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Wavelength-routed optical networks: linear formulation, resource budgeting tradeoffs, and a reconfiguration study

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2 Author(s)
Banerjee, D. ; Lucent Technol. Bell Labs., Holmdel, NJ, USA ; Mukherjee, B.

We present algorithms for the design of optimal virtual topologies embedded on wide-area wavelength-routed optical networks. The physical network architecture employs wavelength-conversion-enabled wavelength-routing switches (WRS) at the routing nodes, which allow the establishment of circuit-switched all-optical wavelength-division multiplexed (WDM) channels, called lightpaths. We assume packet-based traffic in the network, such that a packet travelling from its source to its destination may have to multihop through one or more such lightpaths. We present an exact integer linear programming (ILP) formulation for the complete virtual topology design, including choice of the constituent lightpaths, routes for these lightpaths, and intensity of packet flows through these lightpaths. By minimizing the average packet hop distance in our objective function and by relaxing the wavelength-continuity constraints, we demonstrate that the entire optical network design problem can be considerably simplified and made computationally tractable. Although an ILP may take an exponential amount of time to obtain an exact optimal solution, we demonstrate that terminating the optimization within the first few iterations of the branch-and-bound method provides high-quality solutions. We ran experiments using the CPLEX optimization package on the NSFNET topology, a subset of the PACBELL network topology, as well as a third random topology to substantiate this conjecture. Minimizing the average packet hop distance is equivalent to maximizing the total network throughput under balanced flows through the lightpaths. The problem formulation can be used to design a balanced network, such that the utilizations of both transceivers and wavelengths in the network are maximized, thus reducing the cost of the network equipment. We analyze the trade-offs in budgeting of resources (transceivers and switch sizes) in the optical network, and demonstrate how an improperly designed network may have low utilization of any one of these resources. We also use the problem formulation to provide a reconfiguration methodology in order to adapt the virtual topology to changing traffic conditions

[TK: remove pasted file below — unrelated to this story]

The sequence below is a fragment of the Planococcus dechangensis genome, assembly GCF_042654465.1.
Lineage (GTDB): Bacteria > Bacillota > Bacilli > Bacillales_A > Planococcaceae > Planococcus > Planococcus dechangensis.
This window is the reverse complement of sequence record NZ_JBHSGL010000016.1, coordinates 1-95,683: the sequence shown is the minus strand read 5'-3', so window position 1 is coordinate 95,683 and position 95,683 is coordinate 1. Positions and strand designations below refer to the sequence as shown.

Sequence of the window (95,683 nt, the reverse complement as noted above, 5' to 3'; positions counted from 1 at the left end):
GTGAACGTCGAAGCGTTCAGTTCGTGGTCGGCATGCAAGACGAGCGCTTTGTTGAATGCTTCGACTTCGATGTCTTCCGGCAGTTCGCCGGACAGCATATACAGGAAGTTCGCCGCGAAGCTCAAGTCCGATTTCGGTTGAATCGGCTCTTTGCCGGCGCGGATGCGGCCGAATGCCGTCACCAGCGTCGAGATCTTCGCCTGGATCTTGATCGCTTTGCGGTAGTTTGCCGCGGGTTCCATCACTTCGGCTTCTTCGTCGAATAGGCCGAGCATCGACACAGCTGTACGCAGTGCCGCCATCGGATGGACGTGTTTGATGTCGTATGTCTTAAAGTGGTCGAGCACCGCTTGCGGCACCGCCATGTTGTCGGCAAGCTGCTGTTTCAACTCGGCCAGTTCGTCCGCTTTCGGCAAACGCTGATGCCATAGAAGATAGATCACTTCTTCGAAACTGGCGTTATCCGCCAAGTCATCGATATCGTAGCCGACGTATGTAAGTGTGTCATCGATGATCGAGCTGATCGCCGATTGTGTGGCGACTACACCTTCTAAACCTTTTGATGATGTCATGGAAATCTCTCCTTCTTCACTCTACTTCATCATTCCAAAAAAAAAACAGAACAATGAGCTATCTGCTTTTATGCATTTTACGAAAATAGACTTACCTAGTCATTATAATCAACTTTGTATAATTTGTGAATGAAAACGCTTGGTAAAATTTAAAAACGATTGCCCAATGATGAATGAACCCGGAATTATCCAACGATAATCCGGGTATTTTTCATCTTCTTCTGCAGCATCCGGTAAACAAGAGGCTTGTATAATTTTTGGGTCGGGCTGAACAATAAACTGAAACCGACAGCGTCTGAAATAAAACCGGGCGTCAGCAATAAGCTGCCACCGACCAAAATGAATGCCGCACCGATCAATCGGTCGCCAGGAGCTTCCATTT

Published in:

Networking, IEEE/ACM Transactions on  (Volume:8 ,  Issue: 5 )